Wednesday, April 28, 2010

An incident for thanksgiving!

April 17th at about 1pm... there I was in my son's bathroom replacing the shower hose which was leaking when I noticed that the shower head's jet dial was stuck. I was really not in the best of moods that day and was quite flustered and getting impatient trying to get it to turn. As the seconds passed, I was using more and more force when suddenly... SNAP!

I don't remember feeling any immense pain, but just knew that something felt not quite right with my right thumb. When I looked at it, I was shocked! There in front of me was a huge long deep gaping cut right from the base of my thumb to the top. It looked over 2 inches long and blood was gushing out. This is when I started panicking, held my thumb with blood pouring out everywhere and rushed downstairs calling for my wife.

We wrapped the thumb with a baby's napkin and I kept the pressure on rushing to the hospital's emergency ward. The hospital staff were quite quick in attending to it and controlled the bleeding until the doctor arrived very shortly. Here I was told that the injury was bad and that it looked like a tendon injury as well. I opted for surgery in the OT instead of outpatient treatment.

The 3.5 hours I waited for the insurance procedure to clear and to be admitted before finally being taken to the OT was one of the longest in my life. All kinds of thoughts kept rushing through my head... "what if the thumb never fully recovered?"... "how is this going to affect my day to day life?". The procedure in the OT used local anesthesia. I was prepared for the worst and the doctor confirmed that not only had the tendon being cut but a nerve had been severed. Both were sewn back before the wound closed with 16 stitches.

I stayed in the hospital for one night before being discharged the following day. It was such a restless night for me. Too much going through my mind. I was reminded of how uncertain life is and how we so often take things for granted. While the doctor said I should recover fully in 2 to 3 months, he did say that there was a possibility that the feeling and sensation to the thumb might not be restored fully due to the severity of the nerve injury.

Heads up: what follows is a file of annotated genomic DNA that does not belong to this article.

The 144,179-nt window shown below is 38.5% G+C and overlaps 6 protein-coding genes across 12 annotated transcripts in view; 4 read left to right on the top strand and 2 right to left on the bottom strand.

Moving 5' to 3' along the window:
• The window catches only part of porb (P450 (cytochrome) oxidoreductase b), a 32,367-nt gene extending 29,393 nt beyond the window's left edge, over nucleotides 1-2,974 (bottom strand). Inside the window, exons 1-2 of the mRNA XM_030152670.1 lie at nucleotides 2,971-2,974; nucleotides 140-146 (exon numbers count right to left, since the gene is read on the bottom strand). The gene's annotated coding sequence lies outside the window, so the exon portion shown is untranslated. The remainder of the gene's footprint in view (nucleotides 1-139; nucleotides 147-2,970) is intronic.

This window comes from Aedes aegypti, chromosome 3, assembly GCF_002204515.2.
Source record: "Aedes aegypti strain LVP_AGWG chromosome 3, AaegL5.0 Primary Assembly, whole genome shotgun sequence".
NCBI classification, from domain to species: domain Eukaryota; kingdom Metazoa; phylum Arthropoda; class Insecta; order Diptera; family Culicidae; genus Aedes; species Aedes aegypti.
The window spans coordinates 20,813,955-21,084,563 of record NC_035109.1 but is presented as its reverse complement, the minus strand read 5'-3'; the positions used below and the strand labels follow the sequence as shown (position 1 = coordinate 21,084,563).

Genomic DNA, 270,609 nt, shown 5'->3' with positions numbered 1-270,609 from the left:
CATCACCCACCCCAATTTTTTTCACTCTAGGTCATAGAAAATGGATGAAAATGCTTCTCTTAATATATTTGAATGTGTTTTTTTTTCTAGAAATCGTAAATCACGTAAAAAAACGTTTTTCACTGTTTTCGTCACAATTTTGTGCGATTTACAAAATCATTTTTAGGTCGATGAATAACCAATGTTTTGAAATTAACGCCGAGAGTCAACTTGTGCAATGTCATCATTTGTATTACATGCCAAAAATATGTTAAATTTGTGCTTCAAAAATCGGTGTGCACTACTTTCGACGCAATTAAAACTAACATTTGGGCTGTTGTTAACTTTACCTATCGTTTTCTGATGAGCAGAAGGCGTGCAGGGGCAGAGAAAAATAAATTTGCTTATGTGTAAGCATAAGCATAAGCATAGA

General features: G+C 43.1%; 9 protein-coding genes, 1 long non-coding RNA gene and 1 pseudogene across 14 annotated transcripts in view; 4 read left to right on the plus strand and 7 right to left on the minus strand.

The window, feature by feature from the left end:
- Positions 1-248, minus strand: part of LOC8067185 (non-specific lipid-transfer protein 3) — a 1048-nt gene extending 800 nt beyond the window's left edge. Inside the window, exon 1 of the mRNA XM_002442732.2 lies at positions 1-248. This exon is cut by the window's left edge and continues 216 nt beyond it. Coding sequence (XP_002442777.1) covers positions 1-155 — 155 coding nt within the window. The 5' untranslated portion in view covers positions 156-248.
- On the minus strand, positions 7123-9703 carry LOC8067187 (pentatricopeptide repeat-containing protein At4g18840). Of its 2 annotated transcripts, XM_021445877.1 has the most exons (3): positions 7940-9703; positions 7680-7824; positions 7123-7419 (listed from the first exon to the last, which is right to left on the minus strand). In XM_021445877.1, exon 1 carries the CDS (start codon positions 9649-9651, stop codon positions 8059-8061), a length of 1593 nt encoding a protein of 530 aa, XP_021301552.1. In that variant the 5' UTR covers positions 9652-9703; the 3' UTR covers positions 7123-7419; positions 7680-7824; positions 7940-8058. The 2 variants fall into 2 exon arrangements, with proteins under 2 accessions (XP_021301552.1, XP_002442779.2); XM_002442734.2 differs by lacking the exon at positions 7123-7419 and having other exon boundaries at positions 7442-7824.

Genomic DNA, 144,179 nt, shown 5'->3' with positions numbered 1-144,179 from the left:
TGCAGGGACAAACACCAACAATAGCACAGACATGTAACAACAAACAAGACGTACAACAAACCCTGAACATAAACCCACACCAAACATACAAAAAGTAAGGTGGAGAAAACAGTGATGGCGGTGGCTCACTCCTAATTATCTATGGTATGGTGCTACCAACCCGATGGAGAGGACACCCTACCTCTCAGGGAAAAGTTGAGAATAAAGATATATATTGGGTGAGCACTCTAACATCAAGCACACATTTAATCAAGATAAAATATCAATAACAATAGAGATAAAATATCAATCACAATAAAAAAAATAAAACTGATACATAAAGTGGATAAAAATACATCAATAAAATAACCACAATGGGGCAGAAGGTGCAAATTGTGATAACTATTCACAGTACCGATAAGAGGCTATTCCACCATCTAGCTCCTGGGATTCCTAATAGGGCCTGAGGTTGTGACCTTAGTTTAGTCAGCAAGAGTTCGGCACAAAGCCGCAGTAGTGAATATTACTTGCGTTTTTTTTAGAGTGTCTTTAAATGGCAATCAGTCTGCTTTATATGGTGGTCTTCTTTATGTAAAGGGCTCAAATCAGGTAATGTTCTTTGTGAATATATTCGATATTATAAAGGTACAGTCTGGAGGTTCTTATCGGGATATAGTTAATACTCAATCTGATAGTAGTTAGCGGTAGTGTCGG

I recalled how the bible reminds us of the uncertainties of life. In James 4:14 we are told... "Why, you do not even know what will happen tomorrow. What is your life? You are a mist that appears for a little while and then vanishes". I was humbled and reminded that just as much as God has blessed and given us, He who has given can take it all away in a moment. Everything we have and everything we are comes from the Lord. We ought to then not boast in ourselves but rather submit everything to God with thanksgiving, being reminded of His love for us, seeking to do His will in our lives.

It's been over 10 days now since the surgery and the thumb is recovering well. I am able to use it for most things now without too much trouble, and the pain is tolerable. The numbness is still there and will take another couple of months for the nerve to fully regenerate and recover. I thank God for what has happened and for his grace and goodness in helping me recover and still have use of the thumb. The few days that I could not use the thumb was when I realised how important this small part of the body was and how I had taken it for granted. The large scar that will remain long after I'm fully recovered will serve to remind me of what  faithful and loving God I have. Praise be to God forevermore for He is faithful and His love is everlasting!

Psalm 100

A psalm. For giving thanks.
 1 Shout for joy to the LORD, all the earth.
 2 Worship the LORD with gladness;
       come before him with joyful songs.
 3 Know that the LORD is God.
       It is he who made us, and we are his  ;
       we are his people, the sheep of his pasture.
 4 Enter his gates with thanksgiving
       and his courts with praise;
       give thanks to him and praise his name.
 5 For the LORD is good and his love endures forever;
       his faithfulness continues through all generations.

Tuesday, April 27, 2010

Trying out low light zoom portraits

Tried out some low light zoom portrait shots with the S2500HD. Mainly to practice varying compositions. Here are some shots of Isabelle mostly taken without a flash using ISO800.

Monday, April 26, 2010

Bidor Half Marathon 2010 - Race Report

Wow finally another race report after a long time! I'm not even sure how or where to begin?? Let's see... well this race was definitely not a race I had planned or trained specifically for. A month before the race I started contemplating on the possibility of signing up but wanted to wait until I came back from my Mt. Kinabalu trip in one piece. As it turned out, my concerns were misplaced so I signed up a couple of days before early bird registration closed the first week of April.